Roxy Theatre

119 S. Broadway,
Blytheville, AR 72315

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The Roxy Theatre was designed by architect Uzzell S. Branson in 1935.

Contributed by Ken McIntyre, Ken Roe

Recent comments (view all 10 comments)

kencmcintyre
kencmcintyre on January 4, 2007 at 5:17 pm

There was a fire in the theater in 1932, according to this lawsuit:
http://tinyurl.com/smymb

kencmcintyre
kencmcintyre on August 6, 2009 at 1:08 am

Looks like the Ritz was right around the corner. This must have been the theater district at one time.

kencmcintyre
kencmcintyre on August 6, 2009 at 10:33 am

The Roxy was mentioned over on the Ritz page, I think.

James R. Honecutt
James R. Honecutt on May 13, 2010 at 5:28 pm

I made comments concerning the movie theaters in Blytheville on the Ritz page….hope they help.

Joe Vogel
Joe Vogel on March 18, 2012 at 8:12 am

This puzzling page (the words are English, but the syntax might as well be Martian) says that the Home Theatre that became the Roxy was at 106/108 West Main Street. I’ve been unable to find anything about a Home Theatre on South Broadway.

James R. Honecutt
James R. Honecutt on March 18, 2012 at 1:09 pm

The Ritz was one block west of the Roxy. The Home (later the Gem and finally the Theater Fiestro) was across Main st in the same block as the Roxy. The Ritz no only had a smoking loge but also had a TV room…..quite something in 1951 as few homes had TV. I remember people buying tickets to watch TV. The Ritz was advertised in the Blytheville Courier Newspaper as ‘One of Arkansas’s Finest Theaters" and it was. I worked ther during my high school years and loved the place so much I evern hung out there on my day off. I worked with Johnny Glasscock, James and Tallmage Lloyd, Ruby Brothers, Jeff Sharpe and Cowboy. Projectionest were Henry Youngblood, Budd LeVann and Norman Speck. James Lloyd also ran the Starview Drive-in during the summer months. The lady selling tickets forever was Miss Elizabeth Sweat….she had a very distinctive R-I-T-Z T-H-E-A-T-E-R when answwering the phone. The manager was Ms. Audrey Nell Freeman, who cut a distinctive figure with her long cigarette holder, black horn-rimmed and jet black hair. The fantastic, neon laden marquee was distroyed when Blytheville changed Main Street so that it zigged and zagged…..aparently a large truck zigged when it should have zagged and wiped the beautiful marquee out. I think the Ritz belonged to the Malco chain by then and the marquee was not restored. For may years the building has only the blank front. I think James Lloyd may still work for the Malco chain in Memphis. I was present at the Grand Opening in 1951 and remember the gayla event. Search lights, highschool bands and a limo arriving with Mr. McClutchen, (the owner), his wife and Ward Bond. I was 5 years old and fell in love with the Ritz that night….a love affair the continues even now. I think I’m in the picture printed in the Courier showing the opening crowd. Thanks for a chance to relate my memories. JR (Jimmy) Honeycutt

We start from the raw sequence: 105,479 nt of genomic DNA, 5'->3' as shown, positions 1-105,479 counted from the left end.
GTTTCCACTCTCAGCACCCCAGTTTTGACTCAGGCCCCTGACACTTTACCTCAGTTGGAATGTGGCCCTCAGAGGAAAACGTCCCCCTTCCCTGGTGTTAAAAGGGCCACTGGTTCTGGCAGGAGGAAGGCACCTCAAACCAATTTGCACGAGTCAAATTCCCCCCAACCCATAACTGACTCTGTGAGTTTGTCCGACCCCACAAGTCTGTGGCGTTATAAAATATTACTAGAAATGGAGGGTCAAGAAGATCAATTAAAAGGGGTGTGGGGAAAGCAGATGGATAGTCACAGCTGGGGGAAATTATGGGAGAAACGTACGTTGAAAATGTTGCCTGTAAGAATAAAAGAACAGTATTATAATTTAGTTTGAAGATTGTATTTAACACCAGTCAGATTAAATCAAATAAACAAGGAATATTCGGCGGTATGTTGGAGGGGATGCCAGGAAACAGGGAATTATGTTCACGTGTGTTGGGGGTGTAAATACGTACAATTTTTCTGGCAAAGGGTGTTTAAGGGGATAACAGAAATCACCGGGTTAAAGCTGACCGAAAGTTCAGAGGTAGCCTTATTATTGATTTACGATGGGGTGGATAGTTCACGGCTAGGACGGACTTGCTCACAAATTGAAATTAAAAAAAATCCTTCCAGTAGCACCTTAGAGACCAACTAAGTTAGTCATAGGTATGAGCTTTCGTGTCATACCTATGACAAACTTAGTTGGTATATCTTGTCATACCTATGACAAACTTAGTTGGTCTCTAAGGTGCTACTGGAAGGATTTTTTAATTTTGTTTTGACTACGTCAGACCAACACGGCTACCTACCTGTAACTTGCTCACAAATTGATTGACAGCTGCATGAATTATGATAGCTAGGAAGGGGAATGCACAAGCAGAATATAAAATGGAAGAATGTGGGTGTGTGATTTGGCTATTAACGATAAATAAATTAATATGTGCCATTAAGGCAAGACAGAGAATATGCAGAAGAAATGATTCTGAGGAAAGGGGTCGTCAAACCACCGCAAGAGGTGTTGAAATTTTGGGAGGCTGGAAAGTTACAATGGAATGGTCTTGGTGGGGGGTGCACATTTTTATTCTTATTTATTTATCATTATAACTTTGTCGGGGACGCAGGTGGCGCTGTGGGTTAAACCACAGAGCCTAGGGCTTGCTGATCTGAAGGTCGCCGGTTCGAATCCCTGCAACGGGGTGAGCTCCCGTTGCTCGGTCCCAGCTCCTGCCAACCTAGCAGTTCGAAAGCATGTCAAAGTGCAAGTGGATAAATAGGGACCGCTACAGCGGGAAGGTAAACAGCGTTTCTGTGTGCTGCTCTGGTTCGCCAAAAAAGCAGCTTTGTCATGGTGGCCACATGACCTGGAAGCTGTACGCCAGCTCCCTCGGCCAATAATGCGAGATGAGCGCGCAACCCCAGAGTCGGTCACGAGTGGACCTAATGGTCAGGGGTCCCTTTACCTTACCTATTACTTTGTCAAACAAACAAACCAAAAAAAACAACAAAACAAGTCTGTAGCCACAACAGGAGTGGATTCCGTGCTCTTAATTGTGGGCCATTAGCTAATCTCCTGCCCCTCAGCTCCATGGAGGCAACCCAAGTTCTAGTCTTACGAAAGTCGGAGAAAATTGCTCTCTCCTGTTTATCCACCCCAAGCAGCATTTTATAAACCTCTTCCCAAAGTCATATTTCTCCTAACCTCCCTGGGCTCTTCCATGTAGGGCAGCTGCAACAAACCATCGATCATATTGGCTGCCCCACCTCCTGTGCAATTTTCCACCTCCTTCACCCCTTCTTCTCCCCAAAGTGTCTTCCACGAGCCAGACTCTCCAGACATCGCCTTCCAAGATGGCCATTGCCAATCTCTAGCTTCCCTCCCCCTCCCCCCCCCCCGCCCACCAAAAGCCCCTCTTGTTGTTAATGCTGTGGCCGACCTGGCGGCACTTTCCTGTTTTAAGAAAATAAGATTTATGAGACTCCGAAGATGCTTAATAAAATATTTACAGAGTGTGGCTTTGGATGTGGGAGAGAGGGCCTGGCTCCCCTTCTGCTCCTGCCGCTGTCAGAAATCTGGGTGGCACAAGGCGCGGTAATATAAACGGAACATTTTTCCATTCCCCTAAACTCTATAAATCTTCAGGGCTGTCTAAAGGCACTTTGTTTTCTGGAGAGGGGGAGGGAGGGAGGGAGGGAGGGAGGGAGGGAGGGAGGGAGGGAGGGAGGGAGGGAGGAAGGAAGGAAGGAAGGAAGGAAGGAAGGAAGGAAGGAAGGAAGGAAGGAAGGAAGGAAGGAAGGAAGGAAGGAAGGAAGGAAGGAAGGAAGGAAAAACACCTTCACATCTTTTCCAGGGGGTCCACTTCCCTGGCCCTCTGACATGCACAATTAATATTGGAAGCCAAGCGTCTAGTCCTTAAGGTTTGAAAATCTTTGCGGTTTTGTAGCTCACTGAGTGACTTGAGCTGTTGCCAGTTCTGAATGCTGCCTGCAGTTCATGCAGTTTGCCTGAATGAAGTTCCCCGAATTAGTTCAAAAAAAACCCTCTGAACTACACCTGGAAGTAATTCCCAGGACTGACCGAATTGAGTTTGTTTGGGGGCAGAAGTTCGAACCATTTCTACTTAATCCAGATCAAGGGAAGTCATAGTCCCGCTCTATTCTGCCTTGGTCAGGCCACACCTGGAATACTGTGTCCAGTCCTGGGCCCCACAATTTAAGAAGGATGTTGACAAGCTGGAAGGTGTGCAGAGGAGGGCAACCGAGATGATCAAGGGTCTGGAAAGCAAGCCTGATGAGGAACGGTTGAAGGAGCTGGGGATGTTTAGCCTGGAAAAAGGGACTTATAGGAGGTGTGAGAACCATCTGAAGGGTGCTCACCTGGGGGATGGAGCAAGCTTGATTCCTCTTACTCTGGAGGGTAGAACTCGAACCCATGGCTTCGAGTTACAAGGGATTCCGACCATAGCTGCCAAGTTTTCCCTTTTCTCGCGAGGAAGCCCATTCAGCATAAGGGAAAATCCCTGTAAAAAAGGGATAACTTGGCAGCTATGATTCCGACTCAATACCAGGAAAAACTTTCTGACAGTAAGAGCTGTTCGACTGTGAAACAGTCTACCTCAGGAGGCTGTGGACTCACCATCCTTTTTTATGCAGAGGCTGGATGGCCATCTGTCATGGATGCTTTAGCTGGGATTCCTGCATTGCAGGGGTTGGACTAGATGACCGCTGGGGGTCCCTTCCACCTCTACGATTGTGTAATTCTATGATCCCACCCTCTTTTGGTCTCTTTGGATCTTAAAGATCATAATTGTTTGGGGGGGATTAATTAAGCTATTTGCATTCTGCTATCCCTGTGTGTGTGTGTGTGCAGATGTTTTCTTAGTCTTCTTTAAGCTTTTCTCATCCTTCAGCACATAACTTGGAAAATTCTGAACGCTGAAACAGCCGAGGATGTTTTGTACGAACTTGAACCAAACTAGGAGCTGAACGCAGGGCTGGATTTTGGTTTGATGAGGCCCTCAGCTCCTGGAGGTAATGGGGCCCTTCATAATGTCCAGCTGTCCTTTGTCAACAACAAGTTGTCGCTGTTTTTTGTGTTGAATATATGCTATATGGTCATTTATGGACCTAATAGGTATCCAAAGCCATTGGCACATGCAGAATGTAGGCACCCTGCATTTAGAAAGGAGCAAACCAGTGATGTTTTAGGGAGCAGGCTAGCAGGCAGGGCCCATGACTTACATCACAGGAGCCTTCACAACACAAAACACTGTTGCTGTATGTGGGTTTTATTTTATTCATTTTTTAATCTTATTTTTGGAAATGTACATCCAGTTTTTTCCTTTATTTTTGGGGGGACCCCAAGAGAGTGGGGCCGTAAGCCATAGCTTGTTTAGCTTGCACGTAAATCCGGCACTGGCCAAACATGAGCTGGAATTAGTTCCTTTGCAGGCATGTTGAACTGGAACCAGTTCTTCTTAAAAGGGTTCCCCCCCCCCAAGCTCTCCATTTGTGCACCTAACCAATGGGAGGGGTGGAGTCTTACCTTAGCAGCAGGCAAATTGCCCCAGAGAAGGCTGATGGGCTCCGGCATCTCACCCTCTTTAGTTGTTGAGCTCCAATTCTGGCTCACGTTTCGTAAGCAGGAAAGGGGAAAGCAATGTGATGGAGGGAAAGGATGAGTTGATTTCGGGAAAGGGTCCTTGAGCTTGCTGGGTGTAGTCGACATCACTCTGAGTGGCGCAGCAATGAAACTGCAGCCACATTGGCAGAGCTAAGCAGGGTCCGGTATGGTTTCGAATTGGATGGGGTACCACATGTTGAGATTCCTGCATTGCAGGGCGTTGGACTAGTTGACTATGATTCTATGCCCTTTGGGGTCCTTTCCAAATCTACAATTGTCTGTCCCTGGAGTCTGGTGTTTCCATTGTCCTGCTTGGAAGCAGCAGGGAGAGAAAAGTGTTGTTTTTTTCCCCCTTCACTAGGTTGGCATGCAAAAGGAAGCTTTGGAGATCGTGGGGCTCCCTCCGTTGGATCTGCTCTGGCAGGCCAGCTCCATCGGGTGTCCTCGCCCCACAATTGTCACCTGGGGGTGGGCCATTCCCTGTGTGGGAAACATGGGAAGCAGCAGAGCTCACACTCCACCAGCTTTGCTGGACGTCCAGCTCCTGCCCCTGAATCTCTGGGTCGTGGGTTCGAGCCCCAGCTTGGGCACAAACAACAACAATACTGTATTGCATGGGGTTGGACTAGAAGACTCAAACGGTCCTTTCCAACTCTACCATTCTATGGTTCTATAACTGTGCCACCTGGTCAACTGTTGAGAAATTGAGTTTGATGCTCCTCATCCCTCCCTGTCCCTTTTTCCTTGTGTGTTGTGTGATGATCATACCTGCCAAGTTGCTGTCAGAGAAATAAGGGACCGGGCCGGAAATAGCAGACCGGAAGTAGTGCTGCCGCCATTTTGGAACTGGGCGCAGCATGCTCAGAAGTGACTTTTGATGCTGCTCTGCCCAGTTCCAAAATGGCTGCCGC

Joe Vogel
Joe Vogel on March 19, 2012 at 11:36 am

James, was the Roxy you remember located in the building in this photo? I’m a bit confused by the photo, as a 1933 article in the Blytheville Courier featured a photo of the house then called the Roxy, and it looks like a different building than the one in Don Lewis’s photo at Flickr. The 1933 Roxy was three floors instead of two, and the second floor had much wider windows than the building in Don’s photo.

The only explanations I can think of are that either Don got the caption wrong, and that building never was the Roxy, or the Roxy name was moved to that two story building sometime after 1933.

Also, the Courier article says that the Roxy of 1933 had been called the Home Theatre prior to being renamed Roxy by new operators sometime in the winter of 1932-1933. If, as you say, the Gem Theatre was once known as the Home Theatre, maybe the name Home was used for two different Blytheville theaters at different times.

If you go to Cinema Treasures page for the Ritz Theatre, you’ll find a comment I made that has a link to a 1951 article in Boxoffice about the recently-rebuilt Ritz. It has a photo of the opening night crowd. Maybe it was the same photo the Courier published.

Joe Vogel
Joe Vogel on March 19, 2012 at 11:40 am

The 1933 Courier article I cited in my previous comment can be seen online here at NewspaerARCHIVE.com., which allows visiting non-subscribers to view three newspapers a day at no charge.

James R. Honecutt
James R. Honecutt on March 19, 2012 at 10:59 pm

Joe, The Roxy had 3 floors and two double doors with a box office between them. I worked there along with working at the Ritz from 1960 until 1963. The Home theater was operated by McClutchen during the construction of the Ritz in 1950 but I never knew of the Roxy being the home.

Joe Vogel
Joe Vogel on March 20, 2012 at 8:24 am

James, your description of the Roxy definitely sounds like the theater in the photo in the 1933 Courier article. The photo is a bit fuzzy, but from the architectural style I’d say it could have been built in the early 20th century. This makes me wonder if it might have originally have been the 600-seat theater opened in 1908 as the Alford Opera House.

I used Google Street View to find the building in Don Lewis’s photo at Flickr, and it turns out to be at 104-106 E. Main Street, and currently has a pool hall in one storefront and the E & Z Clothing company in the other. If there was ever a theater in that building it wasn’t the Roxy, which was at 108 W. Main.

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